The other meaning is much broader, taking the first and adding to it all the products of human action and intention. Snyder calls it the material world and all its collective objects and phenomena. ‘Science and some sorts of mysticism rightly propose that everything is natural,’ he writes. In this sense, ‘there is nothing unnatural about New York City, or toxic wastes, or atomic energy, and nothing — by definition — that we do or experience in life is “unnatural”.’ That, of course, includes the products of technology. This is Snyder’s preferred definition — and mine too. However, though it’s not always made clear, I’d venture a guess that environmental psychologists might have a preference for the former, human-free definition of nature.

Either way, it’s been claimed that the love of nature derives from ‘biophilia’, or the biophilic tendency. The term, coined in the 1960s by the German social psychologist Erich Fromm, was intended to denote a psychological orientation towards nature, but it became better known when popularised by the American biologist E O Wilson in Biophilia (1984) as an ‘innate tendency to focus on life and lifelike processes’. Note that Wilson avoids the ‘n’ word, referring to ‘life’ instead. Of course, today the digerati are deeply engaged in conversations about what ‘life’ will mean in technologies of the future, a debate that will continue for a long time to come. More recently, the concept of biophilia has been celebrated by the Icelandic musician Björk in her 2011 album and musical project of the same name.

Perhaps biophilia can soothe our connected minds and improve our digital well-being

The notion of biophilia draws upon a genetic attraction to an ancient natural world that evolved long before we did. It appears that our urge for contact with nature can, as shown in the experiments described, restore energy, alleviate mental fatigue, and enhance attention. It also appears to be surprisingly transferable to digital environments.

In 2004 I began collecting examples of metaphors and images of the natural world commonly found in computer culture — terms such as stream, cloud, virus, worm, surfing, field, and so on. I intended to find out what can be learnt from them about the intersections between human beings, cyberspace, and nature. I quickly amassed a long list of examples but found myself unable to suggest a reason for this phenomenon, until I came across Wilson’s theory. I realised that the story had been right in front of me all the time. It can be found in the images on our machines, in the spaces we cultivate in our online communities, and in the language we use every day of our digital lives. It began the moment we moved into the alien, shape-shifting territory of the internet and prompted a resurgence of that ancient call to life, biophilia.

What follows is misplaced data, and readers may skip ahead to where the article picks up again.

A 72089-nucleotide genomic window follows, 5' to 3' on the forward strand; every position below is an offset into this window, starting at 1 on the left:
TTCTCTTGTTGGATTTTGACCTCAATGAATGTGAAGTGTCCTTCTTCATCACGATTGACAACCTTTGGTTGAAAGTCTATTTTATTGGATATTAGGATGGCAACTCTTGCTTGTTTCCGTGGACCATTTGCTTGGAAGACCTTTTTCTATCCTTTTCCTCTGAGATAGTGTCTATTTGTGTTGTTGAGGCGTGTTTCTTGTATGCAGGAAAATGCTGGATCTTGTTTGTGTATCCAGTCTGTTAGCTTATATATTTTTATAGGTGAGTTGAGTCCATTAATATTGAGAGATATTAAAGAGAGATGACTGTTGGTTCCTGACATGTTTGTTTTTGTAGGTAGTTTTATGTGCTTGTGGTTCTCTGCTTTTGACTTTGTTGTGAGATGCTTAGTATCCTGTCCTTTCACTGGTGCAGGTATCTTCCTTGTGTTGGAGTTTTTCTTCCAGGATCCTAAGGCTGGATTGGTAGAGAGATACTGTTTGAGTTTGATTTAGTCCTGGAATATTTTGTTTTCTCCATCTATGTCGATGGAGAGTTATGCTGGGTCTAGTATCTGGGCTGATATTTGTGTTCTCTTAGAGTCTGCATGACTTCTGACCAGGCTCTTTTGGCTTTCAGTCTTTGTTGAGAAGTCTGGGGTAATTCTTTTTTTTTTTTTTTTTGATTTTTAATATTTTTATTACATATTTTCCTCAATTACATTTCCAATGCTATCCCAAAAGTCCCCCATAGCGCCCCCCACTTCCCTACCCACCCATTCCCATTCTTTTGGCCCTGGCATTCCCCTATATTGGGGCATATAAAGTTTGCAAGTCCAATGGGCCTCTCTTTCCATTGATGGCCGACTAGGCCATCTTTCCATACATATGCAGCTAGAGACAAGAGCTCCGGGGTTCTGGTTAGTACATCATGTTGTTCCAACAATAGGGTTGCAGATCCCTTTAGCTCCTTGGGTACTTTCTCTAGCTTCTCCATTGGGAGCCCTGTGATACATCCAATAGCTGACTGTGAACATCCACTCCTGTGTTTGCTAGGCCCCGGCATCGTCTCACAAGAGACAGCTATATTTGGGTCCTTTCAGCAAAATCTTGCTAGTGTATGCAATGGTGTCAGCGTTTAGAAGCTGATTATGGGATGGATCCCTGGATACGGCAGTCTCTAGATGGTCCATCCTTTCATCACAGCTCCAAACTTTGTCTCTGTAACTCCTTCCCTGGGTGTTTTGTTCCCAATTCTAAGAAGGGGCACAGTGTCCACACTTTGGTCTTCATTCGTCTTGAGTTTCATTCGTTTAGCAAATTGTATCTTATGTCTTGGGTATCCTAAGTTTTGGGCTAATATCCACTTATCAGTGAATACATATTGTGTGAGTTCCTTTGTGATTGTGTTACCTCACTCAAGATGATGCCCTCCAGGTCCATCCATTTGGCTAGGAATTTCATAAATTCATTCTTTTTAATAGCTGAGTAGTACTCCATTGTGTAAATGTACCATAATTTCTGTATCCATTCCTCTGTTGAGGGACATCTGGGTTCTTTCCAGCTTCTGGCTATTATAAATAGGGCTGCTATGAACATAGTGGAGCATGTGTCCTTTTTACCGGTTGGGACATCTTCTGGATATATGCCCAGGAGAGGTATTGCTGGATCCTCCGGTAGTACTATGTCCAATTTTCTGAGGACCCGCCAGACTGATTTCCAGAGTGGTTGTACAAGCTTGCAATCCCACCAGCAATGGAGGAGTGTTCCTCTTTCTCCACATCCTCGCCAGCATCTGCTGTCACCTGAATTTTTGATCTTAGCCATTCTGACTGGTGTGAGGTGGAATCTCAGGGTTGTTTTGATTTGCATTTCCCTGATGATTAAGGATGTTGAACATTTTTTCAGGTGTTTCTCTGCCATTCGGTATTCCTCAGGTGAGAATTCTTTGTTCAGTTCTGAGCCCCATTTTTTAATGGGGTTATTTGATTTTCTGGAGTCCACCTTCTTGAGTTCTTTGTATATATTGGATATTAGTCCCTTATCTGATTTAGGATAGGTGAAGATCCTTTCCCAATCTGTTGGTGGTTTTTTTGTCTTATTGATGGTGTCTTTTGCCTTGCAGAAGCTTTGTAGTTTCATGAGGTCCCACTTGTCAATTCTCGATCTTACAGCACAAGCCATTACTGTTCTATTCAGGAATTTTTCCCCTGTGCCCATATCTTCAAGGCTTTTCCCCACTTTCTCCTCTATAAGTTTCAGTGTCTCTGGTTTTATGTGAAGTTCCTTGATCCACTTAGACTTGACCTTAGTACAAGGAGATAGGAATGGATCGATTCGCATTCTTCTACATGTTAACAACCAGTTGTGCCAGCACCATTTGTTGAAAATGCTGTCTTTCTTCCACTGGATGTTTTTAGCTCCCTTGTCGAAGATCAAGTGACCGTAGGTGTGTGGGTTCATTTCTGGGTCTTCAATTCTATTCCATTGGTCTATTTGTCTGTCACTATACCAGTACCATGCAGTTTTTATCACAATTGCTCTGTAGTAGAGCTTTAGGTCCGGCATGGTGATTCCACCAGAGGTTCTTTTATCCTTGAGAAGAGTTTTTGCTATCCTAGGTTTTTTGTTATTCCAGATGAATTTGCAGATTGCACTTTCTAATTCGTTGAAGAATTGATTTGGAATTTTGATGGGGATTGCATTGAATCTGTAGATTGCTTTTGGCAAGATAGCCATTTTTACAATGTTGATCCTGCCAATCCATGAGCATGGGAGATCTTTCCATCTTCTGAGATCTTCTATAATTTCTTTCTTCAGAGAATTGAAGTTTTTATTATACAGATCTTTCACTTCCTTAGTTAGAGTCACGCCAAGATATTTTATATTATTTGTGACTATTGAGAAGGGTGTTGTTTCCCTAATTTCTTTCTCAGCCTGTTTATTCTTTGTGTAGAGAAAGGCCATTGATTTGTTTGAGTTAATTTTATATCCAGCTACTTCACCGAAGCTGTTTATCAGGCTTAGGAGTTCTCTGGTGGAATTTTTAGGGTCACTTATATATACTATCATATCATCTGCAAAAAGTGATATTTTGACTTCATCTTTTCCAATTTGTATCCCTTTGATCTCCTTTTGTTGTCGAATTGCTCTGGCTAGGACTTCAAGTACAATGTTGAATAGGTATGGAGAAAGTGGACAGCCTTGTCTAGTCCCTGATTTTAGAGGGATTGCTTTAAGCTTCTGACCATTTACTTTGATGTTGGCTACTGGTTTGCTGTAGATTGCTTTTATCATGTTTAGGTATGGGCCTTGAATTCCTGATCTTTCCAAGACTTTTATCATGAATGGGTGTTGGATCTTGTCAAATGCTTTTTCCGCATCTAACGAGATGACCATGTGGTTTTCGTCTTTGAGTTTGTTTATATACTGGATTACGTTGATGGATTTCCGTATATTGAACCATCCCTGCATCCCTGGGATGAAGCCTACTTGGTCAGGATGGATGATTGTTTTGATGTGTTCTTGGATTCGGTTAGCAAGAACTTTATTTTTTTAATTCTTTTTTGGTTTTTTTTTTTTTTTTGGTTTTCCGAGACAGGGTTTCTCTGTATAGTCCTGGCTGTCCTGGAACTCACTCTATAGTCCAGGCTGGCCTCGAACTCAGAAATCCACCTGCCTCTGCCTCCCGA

Our attempts to place ourselves in this new world nourished the growth of a new spur, a hybrid through which nature and technology become symbionts, rather than opponents. I have coined the term ‘technobiophilia’ for this. It’s a clumsy word — probably not quite the right one — but for now it helps to spell out what is happening so that we can understand it better. Is there the possibility that perhaps biophilia can soothe our connected minds and improve our digital well-being? How can we harness and develop our technobiophilic instincts in order to live well in the digital world?

One option would be that rather than keeping the virtual and the natural worlds separate — turning off our machines, taking e-sabbaticals, or undergoing digital detoxes, in order to connect with nature — we think about them all as integrated elements of a single life in a single world. There is already a growing sense in the wired community that connections with the natural world are vital to digital well-being, both now and in the future. This same community needs to pay attention to biophilia and to its implementation in biophilic design. With the help of biophilic insights, we can connect the planet beneath our feet with the planet inside our machines.

 


Charlie Veitch, the 9/11 Conspiracy Theorist Who Realized He Was Duped

Charlie Veitch the 9/11 Conspiracy Theorist Who Realized He Was Duped

Former “truther”, Charlie Veitch

Once one of Britain’s principal conspiracy theorists as well as friend to David Icke and Alex Jones, Charlie Veitch, was known as a 9/11 “truther.”  As soon as he realized that he had been duped, he stopped.  But that was when his problems really began.

According to an interview Veitch gave to the Telegraph, Veitch, who had been Right-wing, joined the Territorial Army (TA).  After a drunken night out with his best friend, his friend had turned to Veitch and told him that they had been lying to him.  He told Veitch that 9/11 was not what he thought it was and that he was being given “special knowledge.”  Veitch’s friend went on to show him a video entitled Terrorism: A History of Government Sponsored Terror, a video that was produced by US radio talk presenter, Alex Jones.

Veitch was shortly after made redundant, so with some of his payout, he purchased a camcorder and megaphone, in the style of Alex Jones. He used eccentric methods to publicly express his beliefs, such as swooping on public spaces and embarking public transport to make announcements to whoever was available to listen.  In one piece of footage, Veitch was heard to say to a group of passengers: “I am a proponent of the idea that the Twin Towers were brought down in a controlled demolition manner.  Those buildings would not have collapsed in the slightest from a Boeing 767 hit.”

Charlie Veitch the 9/11 Conspiracy Theorist Who Realized He Was Duped

But one June afternoon, in New York City’s Times Square, Veitch began to film himself on his cell phone, as he made statements to camera about the devastation of the World Trade Center.  Only this time, his message was different from all the others he had posted on Youtube.  In the video, he said that he no longer believed that 9/11 was an inside job.